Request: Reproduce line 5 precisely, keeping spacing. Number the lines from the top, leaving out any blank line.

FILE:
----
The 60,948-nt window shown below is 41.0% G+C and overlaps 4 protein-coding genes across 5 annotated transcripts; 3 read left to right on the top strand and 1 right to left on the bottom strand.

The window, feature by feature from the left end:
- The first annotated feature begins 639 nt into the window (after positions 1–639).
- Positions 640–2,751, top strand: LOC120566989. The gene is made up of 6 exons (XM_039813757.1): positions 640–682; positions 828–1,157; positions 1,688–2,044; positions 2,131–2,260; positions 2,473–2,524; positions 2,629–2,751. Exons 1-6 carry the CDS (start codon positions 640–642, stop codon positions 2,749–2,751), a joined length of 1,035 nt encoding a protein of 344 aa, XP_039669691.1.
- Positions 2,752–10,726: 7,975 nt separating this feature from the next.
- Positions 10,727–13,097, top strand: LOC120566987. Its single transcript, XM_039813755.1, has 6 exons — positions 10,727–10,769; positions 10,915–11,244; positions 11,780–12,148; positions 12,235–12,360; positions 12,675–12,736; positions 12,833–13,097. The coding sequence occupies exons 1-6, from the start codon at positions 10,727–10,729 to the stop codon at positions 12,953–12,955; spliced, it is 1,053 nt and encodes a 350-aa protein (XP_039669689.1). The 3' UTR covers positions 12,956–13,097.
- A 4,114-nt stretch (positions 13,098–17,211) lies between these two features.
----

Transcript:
- Positions 2,752–10,726: 7,975 nt separating this feature from the next.